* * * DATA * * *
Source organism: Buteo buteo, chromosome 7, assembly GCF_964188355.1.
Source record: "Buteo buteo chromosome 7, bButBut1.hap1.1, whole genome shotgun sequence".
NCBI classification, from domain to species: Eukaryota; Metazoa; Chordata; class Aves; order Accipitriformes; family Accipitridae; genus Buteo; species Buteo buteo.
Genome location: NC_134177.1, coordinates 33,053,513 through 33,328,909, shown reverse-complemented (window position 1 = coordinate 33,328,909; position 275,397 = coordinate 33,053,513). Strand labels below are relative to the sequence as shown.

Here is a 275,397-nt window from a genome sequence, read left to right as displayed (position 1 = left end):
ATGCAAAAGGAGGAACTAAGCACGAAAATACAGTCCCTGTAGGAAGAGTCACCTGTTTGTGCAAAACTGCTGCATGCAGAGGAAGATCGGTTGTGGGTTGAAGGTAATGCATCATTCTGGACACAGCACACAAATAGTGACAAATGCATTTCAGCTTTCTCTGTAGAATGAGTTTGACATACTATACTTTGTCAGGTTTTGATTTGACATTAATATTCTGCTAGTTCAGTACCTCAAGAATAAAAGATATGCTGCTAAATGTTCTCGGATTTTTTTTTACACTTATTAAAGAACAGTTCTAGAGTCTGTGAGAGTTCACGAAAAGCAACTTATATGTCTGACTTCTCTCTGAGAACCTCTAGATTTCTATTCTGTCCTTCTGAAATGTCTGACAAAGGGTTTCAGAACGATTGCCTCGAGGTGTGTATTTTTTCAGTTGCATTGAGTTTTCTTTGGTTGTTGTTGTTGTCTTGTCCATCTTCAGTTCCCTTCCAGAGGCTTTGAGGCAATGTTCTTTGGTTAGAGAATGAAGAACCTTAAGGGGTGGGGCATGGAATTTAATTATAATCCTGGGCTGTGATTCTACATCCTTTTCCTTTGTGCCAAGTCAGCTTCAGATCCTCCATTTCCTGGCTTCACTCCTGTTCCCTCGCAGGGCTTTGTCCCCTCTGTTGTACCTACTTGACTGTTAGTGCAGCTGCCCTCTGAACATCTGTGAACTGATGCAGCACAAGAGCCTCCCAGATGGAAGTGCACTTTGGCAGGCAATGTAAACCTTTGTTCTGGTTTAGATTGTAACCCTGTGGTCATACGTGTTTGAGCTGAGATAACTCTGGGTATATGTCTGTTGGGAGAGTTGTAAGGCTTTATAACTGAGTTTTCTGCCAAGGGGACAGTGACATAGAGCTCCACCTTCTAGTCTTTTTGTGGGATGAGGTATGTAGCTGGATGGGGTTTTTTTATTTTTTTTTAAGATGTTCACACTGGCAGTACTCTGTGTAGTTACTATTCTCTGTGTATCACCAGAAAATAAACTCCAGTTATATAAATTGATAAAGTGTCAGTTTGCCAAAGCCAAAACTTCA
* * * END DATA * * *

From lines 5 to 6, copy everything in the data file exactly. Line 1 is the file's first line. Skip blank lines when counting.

Here is a 275,397-nt window from a genome sequence, read left to right as displayed (position 1 = left end):
ATGCAAAAGGAGGAACTAAGCACGAAAATACAGTCCCTGTAGGAAGAGTCACCTGTTTGTGCAAAACTGCTGCATGCAGAGGAAGATCGGTTGTGGGTTGAAGGTAATGCATCATTCTGGACACAGCACACAAATAGTGACAAATGCATTTCAGCTTTCTCTGTAGAATGAGTTTGACATACTATACTTTGTCAGGTTTTGATTTGACATTAATATTCTGCTAGTTCAGTACCTCAAGAATAAAAGATATGCTGCTAAATGTTCTCGGATTTTTTTTTACACTTATTAAAGAACAGTTCTAGAGTCTGTGAGAGTTCACGAAAAGCAACTTATATGTCTGACTTCTCTCTGAGAACCTCTAGATTTCTATTCTGTCCTTCTGAAATGTCTGACAAAGGGTTTCAGAACGATTGCCTCGAGGTGTGTATTTTTTCAGTTGCATTGAGTTTTCTTTGGTTGTTGTTGTTGTCTTGTCCATCTTCAGTTCCCTTCCAGAGGCTTTGAGGCAATGTTCTTTGGTTAGAGAATGAAGAACCTTAAGGGGTGGGGCATGGAATTTAATTATAATCCTGGGCTGTGATTCTACATCCTTTTCCTTTGTGCCAAGTCAGCTTCAGATCCTCCATTTCCTGGCTTCACTCCTGTTCCCTCGCAGGGCTTTGTCCCCTCTGTTGTACCTACTTGACTGTTAGTGCAGCTGCCCTCTGAACATCTGTGAACTGATGCAGCACAAGAGCCTCCCAGATGGAAGTGCACTTTGGCAGGCAATGTAAACCTTTGTTCTGGTTTAGATTGTAACCCTGTGGTCATACGTGTTTGAGCTGAGATAACTCTGGGTATATGTCTGTTGGGAGAGTTGTAAGGCTTTATAACTGAGTTTTCTGCCAAGGGGACAGTGACATAGAGCTCCACCTTCTAGTCTTTTTGTGGGATGAGGTATGTAGCTGGATGGGGTTTTTTTATTTTTTTTTAAGATGTTCACACTGGCAGTACTCTGTGTAGTTACTATTCTCTGTGTATCACCAGAAAATAAACTCCAGTTATATAAATTGATAAAGTGTCAGTTTGCCAAAGCCAAAACTTCA